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From Becoming Human : Evolution and Human Uniqueness, by Ian Tattersall

CHAPTER ONE

The Creative Explosion

Becoming HumanHuman beings, in all their uniqueness, are the result of a long evolutionary process; and it is this which will be the central subject of this book. But since we started in Ice Age France, let's begin our evolutionary journey at the near end, so to speak, with a look at the astonishing record left by the Europeans of the late Ice Age. For these people provide us with the earliest good record of the unique human capacity, fully formed: evidence for what the science writer John Pfeiffer has called "the creative explosion." Not that this was an indigenous development; Europe was, until about forty thousand years (40 kyr) ago, inhabited only by the Neanderthals: a distinctive and now-extinct group of humans belonging to the species Homo neanderthalensis. The Neanderthals, whom we'll meet again in chapter 5, were complex beings and talented users of the landscape they lived in: a far cry, indeed, from the brutish image with which generations of cartoonists have endowed them. But they left no evidence of the creative, innovative spark that is so conspicuous a characteristic of our own kind; and they were quite rapidly displaced by the first European Homo sapiens, who arrived at that time fully equipped with modern behaviors.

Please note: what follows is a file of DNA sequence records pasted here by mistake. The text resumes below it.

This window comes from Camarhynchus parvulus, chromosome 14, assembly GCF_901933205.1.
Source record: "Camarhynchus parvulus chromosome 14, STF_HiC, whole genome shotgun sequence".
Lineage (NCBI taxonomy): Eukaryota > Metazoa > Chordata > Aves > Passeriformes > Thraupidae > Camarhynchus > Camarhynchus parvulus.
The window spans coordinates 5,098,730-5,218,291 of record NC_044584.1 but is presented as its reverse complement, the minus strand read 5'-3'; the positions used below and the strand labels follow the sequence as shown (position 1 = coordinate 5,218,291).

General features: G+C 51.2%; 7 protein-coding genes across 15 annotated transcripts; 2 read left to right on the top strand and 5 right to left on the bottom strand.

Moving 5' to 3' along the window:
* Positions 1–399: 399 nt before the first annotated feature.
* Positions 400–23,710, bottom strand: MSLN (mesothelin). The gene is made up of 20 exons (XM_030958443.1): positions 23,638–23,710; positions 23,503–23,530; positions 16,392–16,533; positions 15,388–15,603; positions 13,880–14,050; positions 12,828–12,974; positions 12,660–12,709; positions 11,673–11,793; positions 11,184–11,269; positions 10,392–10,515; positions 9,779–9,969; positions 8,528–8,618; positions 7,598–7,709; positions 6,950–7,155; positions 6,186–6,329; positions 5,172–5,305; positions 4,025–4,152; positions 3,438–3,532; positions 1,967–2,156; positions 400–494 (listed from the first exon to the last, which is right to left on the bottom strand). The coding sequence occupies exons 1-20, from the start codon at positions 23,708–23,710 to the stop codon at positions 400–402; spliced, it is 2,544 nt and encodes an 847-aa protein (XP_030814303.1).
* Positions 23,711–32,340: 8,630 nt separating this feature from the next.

These new Europeans are often known as Cro-Magnons, from the site in western France whence their fossil remains were first described. Exactly where the first Cro-Magnons arrived from is still not very clear (we'll return to this in chapters 5 and 6); but there's no doubt that they were us. Physically they were indistinguishable from living Homo sapiens; and, in its richness and complexity, the surviving material evidence of their lives indicates unequivocally that they were our intellectual equals.